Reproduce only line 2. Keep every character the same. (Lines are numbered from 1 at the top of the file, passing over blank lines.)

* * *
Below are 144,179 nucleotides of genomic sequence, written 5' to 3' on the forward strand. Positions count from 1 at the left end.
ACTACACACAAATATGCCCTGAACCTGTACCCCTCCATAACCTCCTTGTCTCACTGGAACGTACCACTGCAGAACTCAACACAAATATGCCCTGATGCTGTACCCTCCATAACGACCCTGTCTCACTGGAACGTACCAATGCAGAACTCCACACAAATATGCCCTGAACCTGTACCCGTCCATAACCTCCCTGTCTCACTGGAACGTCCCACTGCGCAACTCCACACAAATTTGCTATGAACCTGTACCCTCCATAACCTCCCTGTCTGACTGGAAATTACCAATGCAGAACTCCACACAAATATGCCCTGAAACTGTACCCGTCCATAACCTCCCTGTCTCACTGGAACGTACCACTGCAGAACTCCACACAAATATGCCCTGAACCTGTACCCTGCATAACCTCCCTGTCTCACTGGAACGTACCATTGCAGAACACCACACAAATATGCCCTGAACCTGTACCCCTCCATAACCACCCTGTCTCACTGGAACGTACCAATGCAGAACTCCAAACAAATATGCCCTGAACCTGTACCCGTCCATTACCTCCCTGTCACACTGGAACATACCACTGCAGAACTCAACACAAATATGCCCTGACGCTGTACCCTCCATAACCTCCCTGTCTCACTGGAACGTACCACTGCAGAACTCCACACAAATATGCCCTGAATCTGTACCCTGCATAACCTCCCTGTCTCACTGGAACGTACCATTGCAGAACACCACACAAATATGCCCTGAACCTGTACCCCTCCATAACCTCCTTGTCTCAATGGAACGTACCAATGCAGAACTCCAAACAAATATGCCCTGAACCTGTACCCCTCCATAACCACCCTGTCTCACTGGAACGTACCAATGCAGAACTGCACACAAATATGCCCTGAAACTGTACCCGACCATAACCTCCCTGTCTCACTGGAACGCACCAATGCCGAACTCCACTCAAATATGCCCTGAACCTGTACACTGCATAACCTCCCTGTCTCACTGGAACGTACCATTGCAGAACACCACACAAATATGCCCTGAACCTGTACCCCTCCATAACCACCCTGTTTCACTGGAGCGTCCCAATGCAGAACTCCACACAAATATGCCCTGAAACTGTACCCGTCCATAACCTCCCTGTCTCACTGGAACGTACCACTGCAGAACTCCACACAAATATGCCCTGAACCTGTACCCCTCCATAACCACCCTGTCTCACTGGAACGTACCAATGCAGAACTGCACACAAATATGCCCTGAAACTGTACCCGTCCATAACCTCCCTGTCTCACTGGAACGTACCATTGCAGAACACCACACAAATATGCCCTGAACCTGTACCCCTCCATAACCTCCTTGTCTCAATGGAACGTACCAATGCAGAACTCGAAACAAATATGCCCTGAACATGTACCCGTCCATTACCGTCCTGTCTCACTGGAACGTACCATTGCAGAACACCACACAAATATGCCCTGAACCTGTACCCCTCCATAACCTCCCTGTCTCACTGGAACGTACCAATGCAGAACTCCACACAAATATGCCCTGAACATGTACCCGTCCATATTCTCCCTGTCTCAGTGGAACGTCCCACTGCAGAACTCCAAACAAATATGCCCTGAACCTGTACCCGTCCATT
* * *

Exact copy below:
ACTACACACAAATATGCCCTGAACCTGTACCCCTCCATAACCTCCTTGTCTCACTGGAACGTACCACTGCAGAACTCAACACAAATATGCCCTGATGCTGTACCCTCCATAACGACCCTGTCTCACTGGAACGTACCAATGCAGAACTCCACACAAATATGCCCTGAACCTGTACCCGTCCATAACCTCCCTGTCTCACTGGAACGTCCCACTGCGCAACTCCACACAAATTTGCTATGAACCTGTACCCTCCATAACCTCCCTGTCTGACTGGAAATTACCAATGCAGAACTCCACACAAATATGCCCTGAAACTGTACCCGTCCATAACCTCCCTGTCTCACTGGAACGTACCACTGCAGAACTCCACACAAATATGCCCTGAACCTGTACCCTGCATAACCTCCCTGTCTCACTGGAACGTACCATTGCAGAACACCACACAAATATGCCCTGAACCTGTACCCCTCCATAACCACCCTGTCTCACTGGAACGTACCAATGCAGAACTCCAAACAAATATGCCCTGAACCTGTACCCGTCCATTACCTCCCTGTCACACTGGAACATACCACTGCAGAACTCAACACAAATATGCCCTGACGCTGTACCCTCCATAACCTCCCTGTCTCACTGGAACGTACCACTGCAGAACTCCACACAAATATGCCCTGAATCTGTACCCTGCATAACCTCCCTGTCTCACTGGAACGTACCATTGCAGAACACCACACAAATATGCCCTGAACCTGTACCCCTCCATAACCTCCTTGTCTCAATGGAACGTACCAATGCAGAACTCCAAACAAATATGCCCTGAACCTGTACCCCTCCATAACCACCCTGTCTCACTGGAACGTACCAATGCAGAACTGCACACAAATATGCCCTGAAACTGTACCCGACCATAACCTCCCTGTCTCACTGGAACGCACCAATGCCGAACTCCACTCAAATATGCCCTGAACCTGTACACTGCATAACCTCCCTGTCTCACTGGAACGTACCATTGCAGAACACCACACAAATATGCCCTGAACCTGTACCCCTCCATAACCACCCTGTTTCACTGGAGCGTCCCAATGCAGAACTCCACACAAATATGCCCTGAAACTGTACCCGTCCATAACCTCCCTGTCTCACTGGAACGTACCACTGCAGAACTCCACACAAATATGCCCTGAACCTGTACCCCTCCATAACCACCCTGTCTCACTGGAACGTACCAATGCAGAACTGCACACAAATATGCCCTGAAACTGTACCCGTCCATAACCTCCCTGTCTCACTGGAACGTACCATTGCAGAACACCACACAAATATGCCCTGAACCTGTACCCCTCCATAACCTCCTTGTCTCAATGGAACGTACCAATGCAGAACTCGAAACAAATATGCCCTGAACATGTACCCGTCCATTACCGTCCTGTCTCACTGGAACGTACCATTGCAGAACACCACACAAATATGCCCTGAACCTGTACCCCTCCATAACCTCCCTGTCTCACTGGAACGTACCAATGCAGAACTCCACACAAATATGCCCTGAACATGTACCCGTCCATATTCTCCCTGTCTCAGTGGAACGTCCCACTGCAGAACTCCAAACAAATATGCCCTGAACCTGTACCCGTCCATT